At a press conference on Aug. 21, Higher Education Minister Helene David announced that Quebec will invest $23 million into a new five-year sexual assault prevention strategy for university campuses across the province. In the announcement, David also expressed her plans to draft provincial legislation pushing universities that currently lack sexual violence policies to create them.
How this legislation will affect McGill, which passed its Policy against Sexual Violence less than one year ago, remains unclear. Dean of Students Christopher Buddle and Associate Provost Angela Campbell provided a joint statement on the announcement in an email to The McGill Tribune.
“Minister David’s announcement of a new Intervention Strategy for Preventing and Countering Sexual Violence in Higher Education is an important and welcome step forward for all universities in the province as we strive to address the significant challenge of campus sexual violence,” Buddle and Campbell wrote. “McGill’s Policy against Sexual Violence, as well as our Office for Sexual Violence Response, Support and Education, both established in 2016, have been critical to McGill’s own developments on this front.”
Buddle and Campbell confirmed that the current McGill policy will be subject to further review by the Committee for the Implementation of the Policy against Sexual Violence. The Committee will hold an open panel to elicit feedback on the policy from the McGill community this fall.
Buddle and Campbell also expressed their plans to review the Code of Student Conduct and Disciplinary Procedures, the set of rules and punitive processes that apply to McGill students who commit academic offences, such as plagiarism and cheating, and non-academic offences, such as theft of university property and assault. The reviewal process could lead to amendments to the Code of Conduct that ensure that it best serves students’ needs.
SSMU President Muna Tojiboeva and SSMU VP External Connor Spencer also shared a joint statement with the Tribune about the Quebec government’s new initiative. While Tojiboeva and Spencer welcomed the action, they also made it clear that they take issue with the process that led to this investment.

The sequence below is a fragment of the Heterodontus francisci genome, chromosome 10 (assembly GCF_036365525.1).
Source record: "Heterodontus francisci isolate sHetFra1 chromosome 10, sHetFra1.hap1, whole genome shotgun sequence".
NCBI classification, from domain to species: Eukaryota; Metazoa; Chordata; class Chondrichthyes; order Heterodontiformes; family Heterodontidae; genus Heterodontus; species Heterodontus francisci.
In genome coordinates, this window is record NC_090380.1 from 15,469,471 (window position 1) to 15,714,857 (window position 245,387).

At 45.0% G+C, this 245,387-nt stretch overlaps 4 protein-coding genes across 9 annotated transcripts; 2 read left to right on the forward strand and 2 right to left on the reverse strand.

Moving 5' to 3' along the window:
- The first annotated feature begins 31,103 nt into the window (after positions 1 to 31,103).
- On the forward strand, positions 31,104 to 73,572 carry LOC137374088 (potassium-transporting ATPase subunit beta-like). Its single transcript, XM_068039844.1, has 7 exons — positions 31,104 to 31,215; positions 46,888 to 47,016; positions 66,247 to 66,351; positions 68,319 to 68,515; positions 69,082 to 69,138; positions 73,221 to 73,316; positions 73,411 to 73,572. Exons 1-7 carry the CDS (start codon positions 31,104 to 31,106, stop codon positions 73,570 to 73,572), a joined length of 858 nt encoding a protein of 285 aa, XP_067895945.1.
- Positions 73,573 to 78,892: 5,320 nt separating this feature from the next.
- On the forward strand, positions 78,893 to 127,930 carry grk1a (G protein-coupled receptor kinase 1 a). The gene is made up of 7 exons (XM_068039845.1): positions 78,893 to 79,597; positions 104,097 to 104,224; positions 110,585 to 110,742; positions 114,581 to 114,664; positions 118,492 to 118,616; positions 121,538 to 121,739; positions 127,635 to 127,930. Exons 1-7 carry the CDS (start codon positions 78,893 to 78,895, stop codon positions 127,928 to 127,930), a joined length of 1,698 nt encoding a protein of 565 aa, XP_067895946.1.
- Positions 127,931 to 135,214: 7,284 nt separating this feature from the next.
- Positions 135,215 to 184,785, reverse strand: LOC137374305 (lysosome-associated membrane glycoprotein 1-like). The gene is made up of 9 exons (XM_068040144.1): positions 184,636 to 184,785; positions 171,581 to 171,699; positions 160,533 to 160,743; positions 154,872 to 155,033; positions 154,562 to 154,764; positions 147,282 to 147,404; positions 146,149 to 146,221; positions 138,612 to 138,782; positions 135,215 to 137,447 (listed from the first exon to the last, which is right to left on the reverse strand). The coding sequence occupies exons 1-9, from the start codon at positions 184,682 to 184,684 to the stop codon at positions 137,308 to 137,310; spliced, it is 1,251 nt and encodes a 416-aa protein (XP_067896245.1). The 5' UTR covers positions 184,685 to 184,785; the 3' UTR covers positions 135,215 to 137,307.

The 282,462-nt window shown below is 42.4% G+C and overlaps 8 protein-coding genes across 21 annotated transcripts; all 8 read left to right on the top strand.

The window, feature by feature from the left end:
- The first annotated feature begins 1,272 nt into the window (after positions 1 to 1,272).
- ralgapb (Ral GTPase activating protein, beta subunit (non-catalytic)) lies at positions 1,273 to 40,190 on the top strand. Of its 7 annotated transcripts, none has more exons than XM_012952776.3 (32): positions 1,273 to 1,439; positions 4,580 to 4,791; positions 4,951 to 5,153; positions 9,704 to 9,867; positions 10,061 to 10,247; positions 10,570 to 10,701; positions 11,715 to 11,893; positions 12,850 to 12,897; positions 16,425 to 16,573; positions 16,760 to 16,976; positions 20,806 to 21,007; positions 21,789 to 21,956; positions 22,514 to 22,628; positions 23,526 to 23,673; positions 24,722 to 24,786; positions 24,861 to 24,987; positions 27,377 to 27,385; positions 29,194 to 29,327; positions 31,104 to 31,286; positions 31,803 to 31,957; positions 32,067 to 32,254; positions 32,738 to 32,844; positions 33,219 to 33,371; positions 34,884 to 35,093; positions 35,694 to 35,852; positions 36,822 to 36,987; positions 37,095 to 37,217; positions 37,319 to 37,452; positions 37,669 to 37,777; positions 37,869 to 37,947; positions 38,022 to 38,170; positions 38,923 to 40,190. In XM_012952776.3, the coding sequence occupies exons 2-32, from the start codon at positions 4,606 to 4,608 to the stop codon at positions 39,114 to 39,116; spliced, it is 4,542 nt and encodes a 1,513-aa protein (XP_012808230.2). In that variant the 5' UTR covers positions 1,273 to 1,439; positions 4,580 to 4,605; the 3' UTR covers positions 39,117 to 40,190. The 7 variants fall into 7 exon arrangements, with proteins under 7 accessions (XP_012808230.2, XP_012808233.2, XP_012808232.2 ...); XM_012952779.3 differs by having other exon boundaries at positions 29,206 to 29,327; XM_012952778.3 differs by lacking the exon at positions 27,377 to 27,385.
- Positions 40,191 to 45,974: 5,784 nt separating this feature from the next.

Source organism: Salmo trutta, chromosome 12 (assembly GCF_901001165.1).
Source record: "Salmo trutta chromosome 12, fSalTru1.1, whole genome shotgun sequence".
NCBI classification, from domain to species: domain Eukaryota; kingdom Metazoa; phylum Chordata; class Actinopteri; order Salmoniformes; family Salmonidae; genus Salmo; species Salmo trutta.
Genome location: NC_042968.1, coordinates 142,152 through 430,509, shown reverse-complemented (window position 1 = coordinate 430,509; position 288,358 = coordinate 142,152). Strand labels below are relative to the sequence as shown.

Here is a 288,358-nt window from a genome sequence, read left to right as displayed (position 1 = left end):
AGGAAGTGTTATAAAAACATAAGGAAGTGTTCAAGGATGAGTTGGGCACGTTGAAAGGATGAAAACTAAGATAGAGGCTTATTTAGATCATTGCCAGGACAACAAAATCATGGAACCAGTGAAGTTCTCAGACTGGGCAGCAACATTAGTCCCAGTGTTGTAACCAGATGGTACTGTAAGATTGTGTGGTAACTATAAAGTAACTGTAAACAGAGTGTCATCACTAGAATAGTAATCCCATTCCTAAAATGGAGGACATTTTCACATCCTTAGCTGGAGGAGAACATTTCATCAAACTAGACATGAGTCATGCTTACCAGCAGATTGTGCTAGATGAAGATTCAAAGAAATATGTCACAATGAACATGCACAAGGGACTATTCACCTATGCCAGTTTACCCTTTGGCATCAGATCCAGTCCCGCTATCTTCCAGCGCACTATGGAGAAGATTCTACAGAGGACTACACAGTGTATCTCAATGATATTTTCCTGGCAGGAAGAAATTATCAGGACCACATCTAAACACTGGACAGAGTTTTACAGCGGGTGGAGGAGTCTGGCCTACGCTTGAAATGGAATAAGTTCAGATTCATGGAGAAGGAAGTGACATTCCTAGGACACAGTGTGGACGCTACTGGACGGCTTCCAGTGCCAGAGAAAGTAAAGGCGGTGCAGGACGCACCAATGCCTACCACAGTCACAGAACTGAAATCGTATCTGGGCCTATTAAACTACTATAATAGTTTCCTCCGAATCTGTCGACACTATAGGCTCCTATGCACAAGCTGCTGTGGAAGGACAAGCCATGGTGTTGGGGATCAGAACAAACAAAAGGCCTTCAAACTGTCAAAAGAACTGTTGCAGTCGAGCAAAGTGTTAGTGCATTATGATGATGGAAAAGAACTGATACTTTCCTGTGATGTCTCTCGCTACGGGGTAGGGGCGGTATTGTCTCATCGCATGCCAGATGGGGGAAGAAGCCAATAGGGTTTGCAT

“Our reservations stem from the consultation process that lacked accountability, intersectionality, and the centralization of voices of persons who have experienced sexual assault (PWESA) within the consultation processes,” Tojiboeva and Spencer wrote. “We want to acknowledge that the policy is well-intentioned, but that until we see the promised bill, we are wary of the efficacy of the provincial strategy.”
The issue of sexual and gendered violence at McGill became prominent in Winter 2017 after the resignations of the then SSMU VP External David Aird and President Ben Ger in response to allegations of sexual and gendered violence. Additionally, the off-campus assault of former McGill student Kathryn Leci raised question about the limitations of existing McGill policies for handling cases of gendered violence within the student body.
The Community Disclosure Network (CDN), an anonymous group of survivors and allies that provides a space for disclosures about acts of sexual violence, has been a vocal advocate for reform of McGill’s Sexual Violence Policy, and were the first to call for former SSMU VP external David Aird’s resignation. In an interview with the Tribune, an anonymous representative of the CDN echoed Tojiboeva’s and Spencer’s concerns about the lack of inclusivity in the consultation process.
“Until we see what the actual bill is, we don’t actually know what they’re going to release, and until that time we remain very wary,” the CDN representative said. “[Included in consultation] was mostly mid-level educators and ministers deciding what to do about [the sexual violence policy]. The same thing happened with McGill’s policy, which was very well intentioned, but the voices who were making the decisions were not those who are affected by sexual violence on campus.”